Anyone who is used to the traditional approach to interior design may immediately question such a proposition but the idea has real attractions and merits. Just how can a traditional interior designer become a product sold at a distance by mail order or over the internet?
Traditional Interior Design
Interior design is one of the visual and tactile arts. Its practitioners work with fabric, wood, glass, metal and colour and the finished product always needs to be seen and experienced to be fully appreciated. Photographs rarely do justice to real room settings, which is why many photographs of rooms are in fact staged settings in a photo studio.
Despite this, interior designers usually work in a logical and progressive way, starting with two key points:
- The room as it currently is. In particular those aspects which cannot change, such as the direction of sunlight or position of a chimney.
- The aspirations and goals of the client, including personal taste, budget and the desire to retain certain items or themes from the existing environment.
Traditionally, it may seem that an interior designer somehow effortlessly absorbs the key points. However in reality they are merely building up a clear mental picture, supported by notes, photos, sketches and measurements.
Interior Design at a Distance
Just how can a designer build up a picture of a room without actually visiting it? Well, it is entirely practical for much of the first stage of the interior design process to be treated as a structured process. This applies to capturing all the factual information about the existing room which can be recorded on a survey form or questionnaire.
In fact a survey form or questionnaire is a great tool for capturing the client’s personal tastes, preferences and lifestyle aspirations. Often partners living together have differing requirements, goals and tastes, but one may be more assertive. If both use identical survey questionnaires and then compare their thoughts it will help enormously in reaching a suitable compromise less a lot of argument or suppressed anger.
Even if two partners use this approach to interior design and do agree a compromise, both sets of information would be analysed by the interior designer so that the resultant design proposal will be attractive to both parties, rather than a neutral watered-down design.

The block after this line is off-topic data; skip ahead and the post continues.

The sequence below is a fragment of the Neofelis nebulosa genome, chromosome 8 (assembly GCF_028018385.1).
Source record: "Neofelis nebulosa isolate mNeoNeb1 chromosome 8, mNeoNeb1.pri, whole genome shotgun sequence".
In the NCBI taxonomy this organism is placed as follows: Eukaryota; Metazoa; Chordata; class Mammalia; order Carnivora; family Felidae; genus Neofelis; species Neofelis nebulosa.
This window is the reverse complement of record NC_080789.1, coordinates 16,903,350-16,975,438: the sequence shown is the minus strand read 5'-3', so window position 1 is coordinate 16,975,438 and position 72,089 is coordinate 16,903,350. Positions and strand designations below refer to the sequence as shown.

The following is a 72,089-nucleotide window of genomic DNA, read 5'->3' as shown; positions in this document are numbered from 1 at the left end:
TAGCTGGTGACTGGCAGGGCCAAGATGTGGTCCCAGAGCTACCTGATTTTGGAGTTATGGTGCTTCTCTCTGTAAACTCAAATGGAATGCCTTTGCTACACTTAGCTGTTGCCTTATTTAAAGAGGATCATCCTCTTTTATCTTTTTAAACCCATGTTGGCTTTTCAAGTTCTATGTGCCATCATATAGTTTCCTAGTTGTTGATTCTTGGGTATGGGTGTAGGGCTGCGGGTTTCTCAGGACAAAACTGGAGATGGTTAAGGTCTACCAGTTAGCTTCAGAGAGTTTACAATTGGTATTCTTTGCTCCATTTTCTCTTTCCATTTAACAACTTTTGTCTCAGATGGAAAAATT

How does it work
The more information the client provides about their room and tastes the better the final design will be. It helps considerably if the client can provide swatches or samples of fabric (e.g. from a three piece suite or carpet) that are already in use or planned.
Similarly the interior designer will appreciate it if the client collects magazine clippings that illustrate styles that they particularly like and dislike. These can be submitted with the survey or questionnaire.
Once the questionnaire is complete the client usually packs this up with material samples, magazine clippings, room photographs and sketch floor plans. The whole pack is sent to the interior designer.
Based on the information received the designer starts work putting together a personal plan for the client. Often the designer will phone the client to make sure they understand the requirements or clarify some detail. Also once the designer starts to formulate a design they will run it past the client to test whether the solution is a good match to the requirement.
Finally the designer will formulate a detailed plan which will be sent to the client by post. This may include some or all of the following:
- Mood board with samples of proposed fabric, carpet, paint, wood-work etc.
- Computer aided design of the room
- Inventory of materials required; description, quantity, source and price.
Once the client receives their room design by 太古城室內設計 post hopefully it will meet all their requirements, but there is always room for refinement with the designer. The client then has several options:
- They can implement the design themselves. Perhaps they are confident at decorating and “Do-It-Yourself” (DIY) but lack confidence in the design process? The client would then source the materials and any help from contractors locally.
- Alternatively they may be able to order some or all of the recommended materials from the interior designer. Everything from a tin of paint, through finished curtains, right up to items of furniture could be delivered to the client’s door!
- A third possibility would be to revert back to a more traditional interior design model. If the client really liked the design that arrived by post they could still call in the designer to manage the implementation on site, assuming the travelling distance was still practical!
Why do interior design at a distance?
Mail-order design is ideal for clients who are leading busy lives. Perhaps the client wants to re-style their home but they spend most of their time away on international business. In the normal course of business it can be very difficult for the client and the designer to synchronise appointments on site. Working by post, e-mail and phone can actually speed up the process considerably.